New York CPLR § 7109(a) serves as a basis for granting a preliminary injunction. CPLR § 7109(a) states that "where the chattel is unique, the court may grant a preliminary injunction or temporary restraining order that the chattel shall not be removed from the state, transferred, sold, pledged, assigned or otherwise disposed of until the further order of the court." Plaintiffs submit that the horses involved are unique, and this court agrees in light of precedent from New York State courts which have previously found such items as works of art, historical artifacts, perfume ingredients, and certain cars to be unique. See, e.g., Staff v. Hemingway, 47 A.D.2d 709, 365 N.Y.S.2d 84 (1975) (finding paintings unique); Onondaga Nation v. Thacher, 29 Misc. 428, 61 N.Y.S. 1027 (1899) (finding wampum belts unique); Chabert v. Robert & Co., 273 App. Div. 237, 76 N.Y.S.2d 400 (1948) (finding oils used to make perfumes unique); Giordano v. Grand Prix Sales, Service, Restoration Co., 113 Misc. 2d 395, 449 N.Y.S.2d 127 (1982) (finding a 1967 Ferrari unique).

 A. Irreparable Harm

 As for irreparable harm, plaintiffs have asserted that sale of the horses would cut off any of their alleged ownership interests permanently. Plaintiffs stated that their ultimate goal is to get their horses back and asserted that this goal would be obviously frustrated by the sale of the horses to a third party. Because their goal is to have the horses returned to them, and the horses are unique, money damages would not be an adequate remedy. Furthermore they note that because of the difficulty in assessing the fair market value of the horses, and the inability of the IRS to sell the horses with thoroughbred certification, if the sale was to occur, they would be unlikely to ever receive the market value of their property even upon the award of a money judgment. Thus, the plaintiffs have shown irreparable harm.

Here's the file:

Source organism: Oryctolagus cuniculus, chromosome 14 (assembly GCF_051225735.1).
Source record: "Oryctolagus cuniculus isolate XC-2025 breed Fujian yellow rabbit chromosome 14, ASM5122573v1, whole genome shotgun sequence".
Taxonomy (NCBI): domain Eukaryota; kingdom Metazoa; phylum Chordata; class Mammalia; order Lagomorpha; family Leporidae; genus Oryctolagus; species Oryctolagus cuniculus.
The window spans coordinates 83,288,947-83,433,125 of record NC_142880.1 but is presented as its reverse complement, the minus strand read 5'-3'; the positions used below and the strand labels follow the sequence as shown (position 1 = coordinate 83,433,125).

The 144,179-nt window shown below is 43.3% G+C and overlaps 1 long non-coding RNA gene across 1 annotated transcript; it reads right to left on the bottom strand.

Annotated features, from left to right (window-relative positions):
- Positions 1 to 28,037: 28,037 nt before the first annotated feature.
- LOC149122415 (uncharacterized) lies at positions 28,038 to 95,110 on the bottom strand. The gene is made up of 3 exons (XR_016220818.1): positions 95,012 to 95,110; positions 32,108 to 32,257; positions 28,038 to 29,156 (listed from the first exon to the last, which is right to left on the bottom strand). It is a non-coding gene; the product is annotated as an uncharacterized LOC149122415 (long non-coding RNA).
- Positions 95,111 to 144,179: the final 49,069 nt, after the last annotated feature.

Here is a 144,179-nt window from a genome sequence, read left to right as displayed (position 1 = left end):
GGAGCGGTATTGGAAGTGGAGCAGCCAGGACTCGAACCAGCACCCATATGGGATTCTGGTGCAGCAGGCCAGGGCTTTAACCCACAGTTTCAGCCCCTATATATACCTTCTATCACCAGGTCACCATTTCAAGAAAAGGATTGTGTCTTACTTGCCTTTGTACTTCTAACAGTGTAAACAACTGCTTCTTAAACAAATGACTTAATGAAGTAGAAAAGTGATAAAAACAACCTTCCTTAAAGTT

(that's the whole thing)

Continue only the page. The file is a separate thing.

B. Serious Questions Regarding the Merits or Likelihood of Success on the Merits

 On the other hand, plaintiffs have neither shown a likelihood of success on the merits, nor sufficiently serious questions going to the merits to present a fair basis for litigation. Substantial evidence presented during the preliminary injunction hearing on October 25, 1993 has led this court to the conclusion that questions on the merits are not sufficient to present fair grounds for litigation or to show a likelihood of success on the merits.

 First, the plaintiff Constance Moss relied heavily on Jockey Club certificates which listed her as the owner as proof of her property interest in the horses. However, a representative of the Jockey Club, Nancy Colletti Kelly, testified that the Jockey Club assumes that statements of ownership made by those seeking certification for their horses are true and does not conduct an independent investigation to verify ownership. Thus, the listing of Constance Moss as owner on the Jockey Club certificates for the horses does not present strong evidence that she was the true owner at the time of the imposition of the federal tax lien.